California is a garden of Eden, a paradise to live in or see;
But believe it or not, you won’t find it so hot
If you ain’t got the do re mi.
The Perspective of the Rich
About halfway into the show, Bob say:
We’re talking a lot about poor people; let’s go on the other side of the track. I like talking about the rich men a little better. They’re a little more happy go lucky. You know what’s better than a little money? A lot of money.
The richest woman in America in 2005 was Liliane Bettencourt, the daughter of L’Oreal founder. She’s worth around 16 billion. That’s billion, with a “B.” Wow! That’s a lot of bazoma! Another rich woman is Betty Nesmith Graham. She invented liquid paper, and when she passed away, she left her 50 million dollar estate to her son, former Monkey, Mike Nesmith. Gives new meaning to be rich on paper.
Back to the Other Side of the Tracks
Bob only spends a few minutes discussing the rich person’s experience, quickly returning us to songs like Johnny Rivers’s popular “Wrong Side of The Track” and Emmylou Harris’s lovely “Hobo Lullaby.” I would have liked him to try to get more into why so many of the rich look down on the poor, but his sympathy clearly is on those less well off.
As the show begins to close, Bob tells us, “If you are poor, I hope you get rich, and if you are rich, I hope you get happy.” Finally, he says, “I’ll leave you with the words of Benjamin Franklin, ‘He that is of the opinion that money will do anything may be suspected of doing everything for money.’ Thank you Ben. Peace out.”
And so, with those words, Bob ends his show. But before I sign off today, here’s a few parting words of my own.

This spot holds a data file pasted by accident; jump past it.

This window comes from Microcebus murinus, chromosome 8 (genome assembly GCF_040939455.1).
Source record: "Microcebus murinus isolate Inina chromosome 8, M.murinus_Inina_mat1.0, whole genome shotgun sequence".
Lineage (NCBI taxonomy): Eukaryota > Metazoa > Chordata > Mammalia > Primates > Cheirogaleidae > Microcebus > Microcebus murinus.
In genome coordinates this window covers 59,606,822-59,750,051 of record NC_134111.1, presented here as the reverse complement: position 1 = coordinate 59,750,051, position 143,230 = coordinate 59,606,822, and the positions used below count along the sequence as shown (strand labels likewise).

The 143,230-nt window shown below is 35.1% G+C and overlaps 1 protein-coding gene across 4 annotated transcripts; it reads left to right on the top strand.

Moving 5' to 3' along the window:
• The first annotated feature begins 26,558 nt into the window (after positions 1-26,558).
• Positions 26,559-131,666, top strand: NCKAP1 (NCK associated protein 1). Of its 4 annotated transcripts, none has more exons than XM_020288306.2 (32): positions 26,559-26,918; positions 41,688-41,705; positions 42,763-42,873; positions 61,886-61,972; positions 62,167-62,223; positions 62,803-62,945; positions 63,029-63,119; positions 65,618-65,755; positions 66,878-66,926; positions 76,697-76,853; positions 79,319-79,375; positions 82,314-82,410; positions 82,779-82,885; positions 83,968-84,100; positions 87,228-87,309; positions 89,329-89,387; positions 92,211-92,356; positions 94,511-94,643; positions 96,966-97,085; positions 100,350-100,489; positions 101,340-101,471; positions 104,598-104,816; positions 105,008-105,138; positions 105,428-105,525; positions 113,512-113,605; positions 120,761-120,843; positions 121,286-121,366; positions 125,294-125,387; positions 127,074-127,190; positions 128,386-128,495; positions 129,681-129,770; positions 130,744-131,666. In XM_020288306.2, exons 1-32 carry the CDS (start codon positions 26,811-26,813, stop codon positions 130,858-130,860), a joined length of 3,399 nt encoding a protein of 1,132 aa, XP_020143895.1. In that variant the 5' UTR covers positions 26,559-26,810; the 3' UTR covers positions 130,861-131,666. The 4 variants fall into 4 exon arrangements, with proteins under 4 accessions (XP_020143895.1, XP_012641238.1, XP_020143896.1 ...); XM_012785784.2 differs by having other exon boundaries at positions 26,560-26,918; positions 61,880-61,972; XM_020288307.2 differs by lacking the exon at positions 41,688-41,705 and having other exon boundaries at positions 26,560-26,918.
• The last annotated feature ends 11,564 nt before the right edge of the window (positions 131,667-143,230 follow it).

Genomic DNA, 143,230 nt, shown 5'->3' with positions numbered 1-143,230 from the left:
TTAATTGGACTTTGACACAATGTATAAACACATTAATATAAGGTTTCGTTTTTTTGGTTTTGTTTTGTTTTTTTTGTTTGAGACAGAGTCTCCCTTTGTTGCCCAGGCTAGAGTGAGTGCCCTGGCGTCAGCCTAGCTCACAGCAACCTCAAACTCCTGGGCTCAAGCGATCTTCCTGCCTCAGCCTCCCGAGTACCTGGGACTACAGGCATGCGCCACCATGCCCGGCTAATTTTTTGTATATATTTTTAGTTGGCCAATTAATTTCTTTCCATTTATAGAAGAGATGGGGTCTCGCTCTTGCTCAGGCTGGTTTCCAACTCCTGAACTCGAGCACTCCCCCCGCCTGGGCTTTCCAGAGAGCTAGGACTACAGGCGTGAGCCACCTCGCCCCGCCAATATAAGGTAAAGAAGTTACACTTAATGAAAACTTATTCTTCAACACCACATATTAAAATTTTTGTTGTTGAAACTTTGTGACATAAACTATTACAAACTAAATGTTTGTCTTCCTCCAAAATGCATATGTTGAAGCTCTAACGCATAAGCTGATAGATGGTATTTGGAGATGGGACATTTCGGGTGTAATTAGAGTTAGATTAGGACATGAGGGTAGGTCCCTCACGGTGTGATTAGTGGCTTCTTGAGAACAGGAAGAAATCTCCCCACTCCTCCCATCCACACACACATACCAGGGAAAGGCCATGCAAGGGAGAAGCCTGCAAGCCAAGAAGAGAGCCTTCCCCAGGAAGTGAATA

Throwing insults at anyone, whether at the rich or poor, is not going to help anyone. If you experience a twinge of resentment over these types of issues, I can certainly understand that. But it is whether or not you can transform these twinges into something really positive that will determine whether you end up with just a bunch of awful feelings, or, alternatively, increase the respect you have for yourself.
Here’s one suggestion that has worked for me. When I notice this experience within myself, I find a time to sit for five minutes with my eyes closed. During these five minutes, I experience fully how this resentment is being expressed within my body. Maybe it is felt as a tightness in my chest, a wringing in the pit of my stomach, a clenching of my fist, or a crunching of my muscles around my forehead. I just fully observe these physical sensations for a full five minutes. Then I plant a seed by saying to myself, “I hope that at some point I can come up with a way to transform this experience into something useful and genuinely helpful.”
At one point, what came out of this experience is this idea that although it is certainly kind to give a hungry person a fish, in the long run it is even more kind to find ways to teach a hungry person to fish. With this in mind, I worked for many years in school systems doing my best to remove blocks that were getting in the way of students learning. And more recently, I have created this blog, “From Insults to Respect,” as a curriculum that is free to both the poor and the rich. It is designed to be a tool that can help people to learn some crucial skills for climbing the true ladder of success.
And with that, I hope you visit “From Insults to Respect” again real soon. Until then, as Bob says, “Peace out!”
Some people will enjoy reading this blog by beginning with the first post and then moving forward to the next more recent one; then to the next one; and so on. This permits readers to catch up on some ideas that were presented earlier and to move through all of the ideas in a systematic fashion to develop their emotional and social intelligence. To begin at the very first post you can click HERE.